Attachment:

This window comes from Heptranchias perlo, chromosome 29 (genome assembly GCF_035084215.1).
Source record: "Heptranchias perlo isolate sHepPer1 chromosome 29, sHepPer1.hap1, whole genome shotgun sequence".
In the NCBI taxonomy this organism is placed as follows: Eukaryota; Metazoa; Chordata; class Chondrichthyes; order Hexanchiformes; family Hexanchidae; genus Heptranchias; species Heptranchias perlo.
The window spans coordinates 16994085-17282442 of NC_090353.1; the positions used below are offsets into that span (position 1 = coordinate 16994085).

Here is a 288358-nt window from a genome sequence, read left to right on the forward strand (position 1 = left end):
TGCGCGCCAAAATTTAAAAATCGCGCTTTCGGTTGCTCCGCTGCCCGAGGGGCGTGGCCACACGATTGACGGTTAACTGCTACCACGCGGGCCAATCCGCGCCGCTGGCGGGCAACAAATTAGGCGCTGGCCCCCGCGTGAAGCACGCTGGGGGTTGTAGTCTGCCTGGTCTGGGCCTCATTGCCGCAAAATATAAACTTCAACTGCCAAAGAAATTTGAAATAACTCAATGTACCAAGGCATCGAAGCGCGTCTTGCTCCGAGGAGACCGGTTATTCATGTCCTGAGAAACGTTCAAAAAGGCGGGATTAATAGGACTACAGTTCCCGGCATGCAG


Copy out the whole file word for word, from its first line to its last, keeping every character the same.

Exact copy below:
This window comes from Heptranchias perlo, chromosome 29 (genome assembly GCF_035084215.1).
Source record: "Heptranchias perlo isolate sHepPer1 chromosome 29, sHepPer1.hap1, whole genome shotgun sequence".
In the NCBI taxonomy this organism is placed as follows: Eukaryota; Metazoa; Chordata; class Chondrichthyes; order Hexanchiformes; family Hexanchidae; genus Heptranchias; species Heptranchias perlo.
The window spans coordinates 16994085-17282442 of NC_090353.1; the positions used below are offsets into that span (position 1 = coordinate 16994085).

Here is a 288358-nt window from a genome sequence, read left to right on the forward strand (position 1 = left end):
TGCGCGCCAAAATTTAAAAATCGCGCTTTCGGTTGCTCCGCTGCCCGAGGGGCGTGGCCACACGATTGACGGTTAACTGCTACCACGCGGGCCAATCCGCGCCGCTGGCGGGCAACAAATTAGGCGCTGGCCCCCGCGTGAAGCACGCTGGGGGTTGTAGTCTGCCTGGTCTGGGCCTCATTGCCGCAAAATATAAACTTCAACTGCCAAAGAAATTTGAAATAACTCAATGTACCAAGGCATCGAAGCGCGTCTTGCTCCGAGGAGACCGGTTATTCATGTCCTGAGAAACGTTCAAAAAGGCGGGATTAATAGGACTACAGTTCCCGGCATGCAG